We then pass through the magnificent Acton Swing Bridge which dates from 1933 and swings on a pontoon on the island. Build at a cost of £52,000 when the bridge swings most of the weight is borne on a floating pontoon on the island on a motor of only 4 horse power is required to swing the bridge.
At this point at the river The Trent & Mersey canal is only 300 metres away passing through the hamlet of Bartington while Acton Bridge village is around one mile up on Acton Hill.
Our journey continues down the Weaver Valley and after a further mile and a half we reach the idyllic setting of Dutton Locks with its pretty cottages.
Like Saltisford Locks, Dutton Locks were extensively modernised and enlarged around 1874 and the original locks were over a quarter of a mile away from the current position. Worthy of note is the large flood control sluices at Dutton where up to 8 sluice gates can be lifted over 2 metres to deal with any flood water coming down from Northwich.
As soon as we leave Dutton Locks you will notice Dutton Horse Bridge with its unique twin span timber foot bridge dating from 1919 and is a Grade 2 listed structure and is described as ‘an elegant structure in the functional waterways tradition’ and is believed to be the sole remaining laminated greenheart timber bridge in the country.
When passing Dutton Horse Bridge you will not fail to notice the impressive Dutton Viaduct which takes the West Coast Mainline over the river. The viaduct dates from 1836 and costs £54, 000 to build and the engineers were Joseph Locke and George Stephenson build in red sandstone and has 20 arches around 700,000 cubic feet of sandstone was used in its construction.
A quarter of a mile downstream from Dutton Viaduct we pass the hamlet of Pickering’s O’ the Boat this small village is approx. one mile from Kingsley near Frodsham and was the site of the first lock on the River Weaver which dated back to 1759 and was the first attempt to tame the river from the vagaries of the tides which made the river tidal over its full length and navigation to Northwich nearly impossible.
A small caravan park exists at Pickerings along with a dozen houses one of which is the former pub simply named The Boat Inn. We pass between some sandstone works and this was the site of the later Pickerings lock at the time when the River Weaver had 13 locks along its length. While we sail between Dutton Viaduct and Pickerings look out for the winding course of the old river which can still be seen today.
The next 45 mins is spent gently meandering through the Cheshire countryside and passing locally given place names on the river such as Devil’s Gardens and Goulding Point before eventually Frodsham Hill comes into view and we soon afterwards pass the now silted up Frodsham cut which at one time led to the now disused Frodsham Lock.
Shortly after passing Frodsham Cut we pass the site of the former Sutton Level Lock. This twin chamber lock only had a small rise and fall and was eventually taken out of use in the 1950s when a new deep cutting bypassed them altogether and the locks and their approach waterways became a boat graveyard, the last resting place for dozens of redundant carrying craft as canal and river traffic dwindled.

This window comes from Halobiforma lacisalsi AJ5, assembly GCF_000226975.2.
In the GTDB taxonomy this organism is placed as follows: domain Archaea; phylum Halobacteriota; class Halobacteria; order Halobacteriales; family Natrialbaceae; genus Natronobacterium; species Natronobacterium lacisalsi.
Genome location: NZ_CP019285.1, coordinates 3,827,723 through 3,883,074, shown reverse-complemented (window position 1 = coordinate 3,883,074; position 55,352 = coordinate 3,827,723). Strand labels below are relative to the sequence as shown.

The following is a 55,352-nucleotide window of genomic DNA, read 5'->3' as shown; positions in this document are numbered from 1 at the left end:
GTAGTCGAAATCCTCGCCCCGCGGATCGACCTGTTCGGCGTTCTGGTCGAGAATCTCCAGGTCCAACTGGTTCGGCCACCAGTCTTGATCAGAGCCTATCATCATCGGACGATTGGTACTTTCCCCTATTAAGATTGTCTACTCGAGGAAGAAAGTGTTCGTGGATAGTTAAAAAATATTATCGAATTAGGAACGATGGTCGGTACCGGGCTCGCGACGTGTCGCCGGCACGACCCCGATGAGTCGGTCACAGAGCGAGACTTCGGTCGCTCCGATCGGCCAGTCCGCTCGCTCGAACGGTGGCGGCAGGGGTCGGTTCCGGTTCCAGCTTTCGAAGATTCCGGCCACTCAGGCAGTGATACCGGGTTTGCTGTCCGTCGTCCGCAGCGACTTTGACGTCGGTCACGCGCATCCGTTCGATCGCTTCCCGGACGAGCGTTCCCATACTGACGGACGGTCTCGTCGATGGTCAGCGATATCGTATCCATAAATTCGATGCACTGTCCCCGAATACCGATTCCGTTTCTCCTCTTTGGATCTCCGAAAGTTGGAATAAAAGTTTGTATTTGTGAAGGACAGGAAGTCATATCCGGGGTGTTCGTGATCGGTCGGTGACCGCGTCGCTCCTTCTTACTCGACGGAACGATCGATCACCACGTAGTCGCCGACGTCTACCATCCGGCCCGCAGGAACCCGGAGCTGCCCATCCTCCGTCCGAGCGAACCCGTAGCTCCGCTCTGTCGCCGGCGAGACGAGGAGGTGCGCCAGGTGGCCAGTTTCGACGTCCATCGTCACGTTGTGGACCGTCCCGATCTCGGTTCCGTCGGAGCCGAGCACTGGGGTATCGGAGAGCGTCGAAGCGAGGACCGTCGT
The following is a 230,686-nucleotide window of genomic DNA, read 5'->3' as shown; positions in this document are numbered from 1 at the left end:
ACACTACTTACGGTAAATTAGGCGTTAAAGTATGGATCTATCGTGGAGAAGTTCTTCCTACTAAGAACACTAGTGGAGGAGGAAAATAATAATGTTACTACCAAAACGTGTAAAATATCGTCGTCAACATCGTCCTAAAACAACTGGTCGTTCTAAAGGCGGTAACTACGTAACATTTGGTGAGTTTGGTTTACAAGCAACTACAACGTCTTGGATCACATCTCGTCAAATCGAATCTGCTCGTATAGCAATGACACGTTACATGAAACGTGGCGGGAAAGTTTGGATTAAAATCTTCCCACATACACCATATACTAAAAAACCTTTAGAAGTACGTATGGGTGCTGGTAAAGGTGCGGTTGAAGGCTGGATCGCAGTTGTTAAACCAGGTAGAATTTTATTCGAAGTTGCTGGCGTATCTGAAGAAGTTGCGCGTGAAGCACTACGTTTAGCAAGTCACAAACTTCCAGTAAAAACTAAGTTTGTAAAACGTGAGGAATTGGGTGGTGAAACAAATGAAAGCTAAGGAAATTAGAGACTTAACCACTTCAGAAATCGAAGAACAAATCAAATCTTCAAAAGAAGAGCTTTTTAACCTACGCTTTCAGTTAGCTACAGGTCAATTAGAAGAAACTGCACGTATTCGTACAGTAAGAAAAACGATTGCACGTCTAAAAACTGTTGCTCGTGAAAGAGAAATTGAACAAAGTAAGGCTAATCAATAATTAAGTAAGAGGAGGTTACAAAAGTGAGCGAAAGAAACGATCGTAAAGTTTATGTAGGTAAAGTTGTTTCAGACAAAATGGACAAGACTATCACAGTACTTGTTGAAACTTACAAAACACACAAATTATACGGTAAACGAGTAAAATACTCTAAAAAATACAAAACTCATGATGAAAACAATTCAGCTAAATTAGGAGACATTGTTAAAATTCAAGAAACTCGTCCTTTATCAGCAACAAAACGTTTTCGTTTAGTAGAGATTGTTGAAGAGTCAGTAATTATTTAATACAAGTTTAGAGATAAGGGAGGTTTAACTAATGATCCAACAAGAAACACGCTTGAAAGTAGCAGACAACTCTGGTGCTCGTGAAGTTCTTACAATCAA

Probably the most famous vessel to be sunk here was the Weaver flat Daresbury dating back to 1772.
The main channel continues to the left whilst the sluice/weir water runs to the right and we continue our journey and soon reach Sutton Weaver Swing Bridge, a slightly smaller version of Acton Bridge dating from 1926 carrying cars to and from the Cheshire market town of Frodsham about one mile away.
We then pass one of our berths we use for departure and embarkation at the bridge while we continue down to Marsh Lock which offers us our last chance to turn the vessel around and head back up the river.
While on passage to Marsh Lock we pass under the impressive M56 viaduct and also we pass the small dock that once belonged to a soap manufacturer and is now home to a weaver motorboat club and shortly afterwards we pass the recently upgraded facilities of Runcorn Rowing Club whose members can often be seen out and about on the river.
The last mile or so can be described on one side as heavy industrial where the site of the impressive and sprawling chemical manufacturing plant at Rock Savage belonging to INEOS while on the other side the River Weaver old line can be seen wining its way towards the Manchester Ship Canal and beyond we see Frodsham Marshes which is a haven for bird life and wild life and beyond that the impressive hills of Frodsham and Helsby and onwards to North Wales.
While turning at Marsh Lock you will notice the MSC beyond. Marsh Lock will drop you down approx. one metre onto the Manchester Ship Canal and eventually at Eastham out into The River Mersey and out and beyond.
PLEASE NOTE COACH PICK UP WILL BE 30 MINS PRIOR TO CRUISE DEPARTURE TIME.
CRUISES STARTING AT SUTTON WEAVER OR ACTON BRIDGE -IMPORTANT INFORMATION: PLEASE NOTE DUE TO NO PUBLIC PARKING AVAILABILITY AT BOTH ACTON BRIDGE AND SUTTON WEAVER, ON CRUISE DAYS WE PROVIDE A PARK & RIDE COACH FROM THE ANDERTON BOAT LIFT CAR PARK (CW9 6FW) TO TAKE YOU TO YOUR STARTING POINT AND BACK TO YOUR CAR AT THE END OF THE CRUISE. THE COACH TRANSFER IS INCLUDED IN YOUR TICKET, BUT THERE IS A PARKING CHARGE OF JUST £3.00 FOR THE DAY FOR YOUR CAR. PLEASE BE AWARE THAT IF YOU CHOSE TO MAKE YOUR OWN ARRANGMENTS TO BE DROPPED OFF AT THE BOAT, YOU WIIL ALSO NEED TO MAKE ARRANGEMENTS TO BE COLLECTED AT THE END OF YOUR CRUISE AS OUR COACH WILL ONLY RETURN OUR PASSENGERS TO THE ANDERTON BOAT LIFT CAR PARK. PLEASE ADVISE US ON [email protected] IF YOU WILL NOT BE REQUIRING OUR COACH SO THAT OUR STEWARDS ARE NOT WAITING FOR YOU AT ANDERTON. THANK YOU.
IN CONSIDERATION OF OUR NEIGHBOURS AT ACTON BRIDGE, THE LEIGH ARMS PUB, PLEASE DO NOT PARK IN THEIR CAR PARK AS IT IS A SMALL CAR PARK AND IS FOR THEIR PATRONS ONLY. THANK YOU.
*Acton Bridge Berth = opposite The Leigh Arms pub on Warrington Road
*Sutton Weaver Berth = by the Swing Bridge on the A56